Tessa has this is her family.
In her last litter was one dog pup who had it and we had to have him put to sleep as it was so bad. Heartbreaking stuff sad.gif
Carolyne

#6 daly_pr

 

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        Posted 22 November 2006 - 10:33 AM

QUOTE (Carolyne @ Nov 21 2006, 03:53 PM) <{POST_SNAPBACK}>
Tessa has this is her family.
In her last litter was one dog pup who had it and we had to have him put to sleep as it was so bad. Heartbreaking stuff sad.gif



I know how does that feel Carolyne..

Last year a friend call me because someone took a dog to the Humane Society of PR a yellow labrador called Dalí he was 7 month. And she called me because I wanted a yellow lab and I accept to receive the dog. When I pick him up I saw his legs were weak.. but I took him home because I think that was because of the crate. When I got home with Dalí my dad says he's so tall for 7 months looks like a horse and when he saw him walking he told me "Dalieli that dog is sick" but I wanted him so bad that I ask to my father to have him for more days to see if the walking change... Bad Idea , we fell in love with the dog in two days.. and he never get well he couldn't even climb a stairs and when I took to him to walk he wasn't able to walk. I called to my friend and she ask me to return the dog.. And I did, they kept the dog alive with treatment for like 4 more months but the condition get worst, he cant even eat by hiself. They put him to sleep and when I knew the notice I'd cry a lot. Because that dog was so beautiful.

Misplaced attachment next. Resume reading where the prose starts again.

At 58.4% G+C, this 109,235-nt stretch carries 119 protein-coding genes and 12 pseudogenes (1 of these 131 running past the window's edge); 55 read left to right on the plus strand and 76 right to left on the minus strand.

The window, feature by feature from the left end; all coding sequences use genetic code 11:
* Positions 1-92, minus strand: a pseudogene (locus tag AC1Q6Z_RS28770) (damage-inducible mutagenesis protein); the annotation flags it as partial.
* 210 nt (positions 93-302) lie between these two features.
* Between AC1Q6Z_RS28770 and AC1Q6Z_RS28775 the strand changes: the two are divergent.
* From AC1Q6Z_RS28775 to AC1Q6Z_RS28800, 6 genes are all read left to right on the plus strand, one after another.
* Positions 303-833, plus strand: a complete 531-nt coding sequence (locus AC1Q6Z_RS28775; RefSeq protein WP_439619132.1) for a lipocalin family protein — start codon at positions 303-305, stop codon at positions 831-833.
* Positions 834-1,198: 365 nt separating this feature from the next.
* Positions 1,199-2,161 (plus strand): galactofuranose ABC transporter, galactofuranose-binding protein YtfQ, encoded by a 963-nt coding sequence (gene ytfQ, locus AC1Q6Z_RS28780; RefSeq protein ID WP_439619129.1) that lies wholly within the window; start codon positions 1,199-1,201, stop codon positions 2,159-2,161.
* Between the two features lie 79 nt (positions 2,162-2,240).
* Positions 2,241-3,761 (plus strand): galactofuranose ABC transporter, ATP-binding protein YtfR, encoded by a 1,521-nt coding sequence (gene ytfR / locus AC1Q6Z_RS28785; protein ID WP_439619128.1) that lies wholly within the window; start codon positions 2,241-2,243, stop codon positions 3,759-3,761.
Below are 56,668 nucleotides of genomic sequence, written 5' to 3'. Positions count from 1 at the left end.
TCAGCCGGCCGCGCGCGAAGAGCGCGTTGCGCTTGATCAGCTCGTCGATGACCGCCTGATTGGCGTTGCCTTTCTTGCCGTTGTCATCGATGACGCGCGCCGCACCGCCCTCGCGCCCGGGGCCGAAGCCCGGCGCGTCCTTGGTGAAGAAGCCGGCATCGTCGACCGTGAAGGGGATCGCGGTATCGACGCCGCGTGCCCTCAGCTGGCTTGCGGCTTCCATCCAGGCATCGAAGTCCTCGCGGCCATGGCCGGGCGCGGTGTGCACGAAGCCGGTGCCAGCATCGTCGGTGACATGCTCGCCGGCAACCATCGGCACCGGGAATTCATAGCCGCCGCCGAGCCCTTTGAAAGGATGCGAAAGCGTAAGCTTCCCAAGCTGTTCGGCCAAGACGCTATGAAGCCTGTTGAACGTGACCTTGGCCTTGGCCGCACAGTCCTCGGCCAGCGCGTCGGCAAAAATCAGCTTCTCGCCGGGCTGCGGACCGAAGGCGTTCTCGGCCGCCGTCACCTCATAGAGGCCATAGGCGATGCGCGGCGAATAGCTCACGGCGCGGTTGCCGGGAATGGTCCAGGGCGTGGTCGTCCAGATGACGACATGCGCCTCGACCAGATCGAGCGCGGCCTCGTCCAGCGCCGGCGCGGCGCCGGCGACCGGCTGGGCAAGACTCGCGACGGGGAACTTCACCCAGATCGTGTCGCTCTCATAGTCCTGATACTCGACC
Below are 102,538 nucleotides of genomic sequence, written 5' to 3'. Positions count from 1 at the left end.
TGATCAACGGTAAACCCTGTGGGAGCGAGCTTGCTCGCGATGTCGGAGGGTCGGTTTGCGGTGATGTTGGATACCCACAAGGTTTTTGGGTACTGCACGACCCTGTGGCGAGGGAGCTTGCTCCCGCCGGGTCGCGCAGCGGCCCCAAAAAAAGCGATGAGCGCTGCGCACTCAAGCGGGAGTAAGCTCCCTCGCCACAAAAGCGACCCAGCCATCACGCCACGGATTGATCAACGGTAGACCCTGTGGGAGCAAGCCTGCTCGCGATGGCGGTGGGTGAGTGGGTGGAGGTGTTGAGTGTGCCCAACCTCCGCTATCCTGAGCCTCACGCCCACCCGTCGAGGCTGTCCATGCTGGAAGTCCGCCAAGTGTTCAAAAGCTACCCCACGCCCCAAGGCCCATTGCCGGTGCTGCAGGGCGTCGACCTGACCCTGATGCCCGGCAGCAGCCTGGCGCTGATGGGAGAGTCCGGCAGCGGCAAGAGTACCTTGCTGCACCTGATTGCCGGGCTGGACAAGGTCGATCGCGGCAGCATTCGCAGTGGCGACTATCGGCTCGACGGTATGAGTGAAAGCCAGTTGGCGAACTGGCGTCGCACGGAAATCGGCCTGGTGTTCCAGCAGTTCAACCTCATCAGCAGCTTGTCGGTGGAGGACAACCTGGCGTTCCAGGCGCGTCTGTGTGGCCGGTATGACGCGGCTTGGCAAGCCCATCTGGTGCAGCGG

That happen last year and is true I didnt have the dog long time but in that moment I knew that labradors are the best breed... you can fall in love with them in hours...